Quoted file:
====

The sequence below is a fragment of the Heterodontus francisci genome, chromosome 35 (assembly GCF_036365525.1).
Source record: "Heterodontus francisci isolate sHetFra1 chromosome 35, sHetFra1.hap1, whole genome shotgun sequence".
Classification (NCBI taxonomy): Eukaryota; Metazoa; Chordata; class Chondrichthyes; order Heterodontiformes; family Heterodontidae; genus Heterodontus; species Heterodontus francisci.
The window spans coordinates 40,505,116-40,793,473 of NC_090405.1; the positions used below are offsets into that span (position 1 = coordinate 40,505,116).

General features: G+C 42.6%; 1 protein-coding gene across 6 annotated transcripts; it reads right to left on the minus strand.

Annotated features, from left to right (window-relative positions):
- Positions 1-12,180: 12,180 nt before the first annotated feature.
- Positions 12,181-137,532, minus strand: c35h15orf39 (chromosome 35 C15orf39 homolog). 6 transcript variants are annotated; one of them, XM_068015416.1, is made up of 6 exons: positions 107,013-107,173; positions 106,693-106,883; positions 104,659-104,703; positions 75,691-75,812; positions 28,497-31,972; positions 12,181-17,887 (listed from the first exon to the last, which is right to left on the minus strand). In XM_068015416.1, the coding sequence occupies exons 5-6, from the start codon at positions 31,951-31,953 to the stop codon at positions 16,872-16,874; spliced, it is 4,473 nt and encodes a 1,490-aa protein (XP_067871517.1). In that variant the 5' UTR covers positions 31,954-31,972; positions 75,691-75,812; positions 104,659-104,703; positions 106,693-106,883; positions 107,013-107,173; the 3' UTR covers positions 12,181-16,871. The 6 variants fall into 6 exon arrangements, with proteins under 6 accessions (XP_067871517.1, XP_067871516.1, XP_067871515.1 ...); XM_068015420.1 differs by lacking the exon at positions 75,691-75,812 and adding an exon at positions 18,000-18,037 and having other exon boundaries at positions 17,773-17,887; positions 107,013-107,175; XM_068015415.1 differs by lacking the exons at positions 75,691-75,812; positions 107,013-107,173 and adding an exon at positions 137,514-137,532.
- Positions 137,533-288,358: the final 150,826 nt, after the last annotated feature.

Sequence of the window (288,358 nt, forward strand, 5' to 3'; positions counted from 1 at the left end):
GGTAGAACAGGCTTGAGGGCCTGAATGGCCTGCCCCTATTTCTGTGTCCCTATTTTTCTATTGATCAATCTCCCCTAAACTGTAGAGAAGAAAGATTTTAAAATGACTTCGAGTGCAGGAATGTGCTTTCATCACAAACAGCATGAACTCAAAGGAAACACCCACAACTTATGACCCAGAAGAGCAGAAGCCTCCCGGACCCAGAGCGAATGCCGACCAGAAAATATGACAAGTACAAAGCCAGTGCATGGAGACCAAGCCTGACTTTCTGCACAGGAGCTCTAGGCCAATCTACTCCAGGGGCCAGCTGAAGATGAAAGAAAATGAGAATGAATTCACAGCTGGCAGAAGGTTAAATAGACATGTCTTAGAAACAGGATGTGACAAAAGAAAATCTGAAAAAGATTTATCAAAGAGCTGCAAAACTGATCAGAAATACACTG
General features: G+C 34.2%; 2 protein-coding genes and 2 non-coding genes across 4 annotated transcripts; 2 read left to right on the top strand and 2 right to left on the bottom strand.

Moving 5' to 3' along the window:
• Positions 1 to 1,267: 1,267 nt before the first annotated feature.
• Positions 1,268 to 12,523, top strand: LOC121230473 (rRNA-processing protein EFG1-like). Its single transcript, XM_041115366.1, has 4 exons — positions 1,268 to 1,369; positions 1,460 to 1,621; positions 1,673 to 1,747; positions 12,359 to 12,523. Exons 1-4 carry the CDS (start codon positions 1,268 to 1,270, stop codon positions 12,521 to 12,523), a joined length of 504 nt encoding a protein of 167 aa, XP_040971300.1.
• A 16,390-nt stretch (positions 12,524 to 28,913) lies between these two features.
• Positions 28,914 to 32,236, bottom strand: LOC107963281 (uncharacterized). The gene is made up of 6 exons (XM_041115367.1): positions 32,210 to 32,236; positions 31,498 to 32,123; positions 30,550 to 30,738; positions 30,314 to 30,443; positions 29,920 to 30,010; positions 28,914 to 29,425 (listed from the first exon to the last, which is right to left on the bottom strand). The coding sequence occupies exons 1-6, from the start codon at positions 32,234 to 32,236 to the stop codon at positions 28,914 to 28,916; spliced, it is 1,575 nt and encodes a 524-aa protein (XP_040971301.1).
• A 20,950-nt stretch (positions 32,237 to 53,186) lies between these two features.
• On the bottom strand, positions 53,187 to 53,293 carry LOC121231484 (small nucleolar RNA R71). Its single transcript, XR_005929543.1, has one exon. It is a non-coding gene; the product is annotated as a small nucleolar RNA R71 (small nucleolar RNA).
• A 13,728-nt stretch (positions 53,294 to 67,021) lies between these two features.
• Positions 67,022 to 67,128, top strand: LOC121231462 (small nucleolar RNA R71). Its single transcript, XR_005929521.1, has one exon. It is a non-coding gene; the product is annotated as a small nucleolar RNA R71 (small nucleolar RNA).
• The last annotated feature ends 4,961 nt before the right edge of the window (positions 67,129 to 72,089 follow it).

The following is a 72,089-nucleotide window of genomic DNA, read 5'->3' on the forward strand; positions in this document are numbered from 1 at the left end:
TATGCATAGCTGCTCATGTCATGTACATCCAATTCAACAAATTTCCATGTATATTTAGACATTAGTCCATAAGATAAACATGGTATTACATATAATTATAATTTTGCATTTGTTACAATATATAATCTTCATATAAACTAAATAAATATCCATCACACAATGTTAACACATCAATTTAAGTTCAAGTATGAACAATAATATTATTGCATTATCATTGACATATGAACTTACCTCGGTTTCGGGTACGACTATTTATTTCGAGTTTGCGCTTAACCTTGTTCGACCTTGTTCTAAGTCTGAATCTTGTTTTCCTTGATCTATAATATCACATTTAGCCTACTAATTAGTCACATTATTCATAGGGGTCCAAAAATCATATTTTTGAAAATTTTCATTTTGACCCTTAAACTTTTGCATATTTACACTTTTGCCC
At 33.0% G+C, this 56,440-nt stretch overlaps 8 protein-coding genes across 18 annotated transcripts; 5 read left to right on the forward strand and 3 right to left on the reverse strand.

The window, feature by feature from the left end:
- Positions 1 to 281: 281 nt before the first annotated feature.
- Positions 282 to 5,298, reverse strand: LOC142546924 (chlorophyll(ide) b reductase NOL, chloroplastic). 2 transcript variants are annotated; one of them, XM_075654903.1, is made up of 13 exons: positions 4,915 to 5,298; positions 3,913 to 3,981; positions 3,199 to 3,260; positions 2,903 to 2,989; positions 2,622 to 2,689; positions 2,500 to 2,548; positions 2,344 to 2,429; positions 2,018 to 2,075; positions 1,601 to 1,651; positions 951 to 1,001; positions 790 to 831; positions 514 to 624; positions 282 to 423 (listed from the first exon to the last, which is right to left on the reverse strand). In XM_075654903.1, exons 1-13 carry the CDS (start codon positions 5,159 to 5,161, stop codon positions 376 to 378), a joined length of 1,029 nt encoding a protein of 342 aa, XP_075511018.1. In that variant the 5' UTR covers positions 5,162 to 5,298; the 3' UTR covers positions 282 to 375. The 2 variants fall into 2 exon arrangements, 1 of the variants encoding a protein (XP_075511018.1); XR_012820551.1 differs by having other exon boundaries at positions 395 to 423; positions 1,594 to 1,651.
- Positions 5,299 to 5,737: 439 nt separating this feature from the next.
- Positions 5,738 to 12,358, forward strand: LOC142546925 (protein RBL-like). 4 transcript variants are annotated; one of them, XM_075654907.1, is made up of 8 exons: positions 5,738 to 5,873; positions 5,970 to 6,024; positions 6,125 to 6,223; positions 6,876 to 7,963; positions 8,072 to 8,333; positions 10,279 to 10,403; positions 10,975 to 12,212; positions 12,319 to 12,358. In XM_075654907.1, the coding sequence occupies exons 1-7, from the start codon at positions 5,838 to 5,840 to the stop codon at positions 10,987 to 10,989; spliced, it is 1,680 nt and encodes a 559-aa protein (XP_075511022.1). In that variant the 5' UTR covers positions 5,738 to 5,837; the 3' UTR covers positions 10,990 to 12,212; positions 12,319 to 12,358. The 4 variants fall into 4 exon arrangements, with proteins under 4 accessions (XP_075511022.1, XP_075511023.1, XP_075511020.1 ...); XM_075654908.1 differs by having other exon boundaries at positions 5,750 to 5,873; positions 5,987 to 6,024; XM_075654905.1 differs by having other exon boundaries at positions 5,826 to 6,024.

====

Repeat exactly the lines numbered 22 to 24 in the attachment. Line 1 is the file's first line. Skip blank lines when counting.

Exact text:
• The last annotated feature ends 4,961 nt before the right edge of the window (positions 67,129 to 72,089 follow it).

The following is a 72,089-nucleotide window of genomic DNA, read 5'->3' on the forward strand; positions in this document are numbered from 1 at the left end:
TATGCATAGCTGCTCATGTCATGTACATCCAATTCAACAAATTTCCATGTATATTTAGACATTAGTCCATAAGATAAACATGGTATTACATATAATTATAATTTTGCATTTGTTACAATATATAATCTTCATATAAACTAAATAAATATCCATCACACAATGTTAACACATCAATTTAAGTTCAAGTATGAACAATAATATTATTGCATTATCATTGACATATGAACTTACCTCGGTTTCGGGTACGACTATTTATTTCGAGTTTGCGCTTAACCTTGTTCGACCTTGTTCTAAGTCTGAATCTTGTTTTCCTTGATCTATAATATCACATTTAGCCTACTAATTAGTCACATTATTCATAGGGGTCCAAAAATCATATTTTTGAAAATTTTCATTTTGACCCTTAAACTTTTGCATATTTACACTTTTGCCC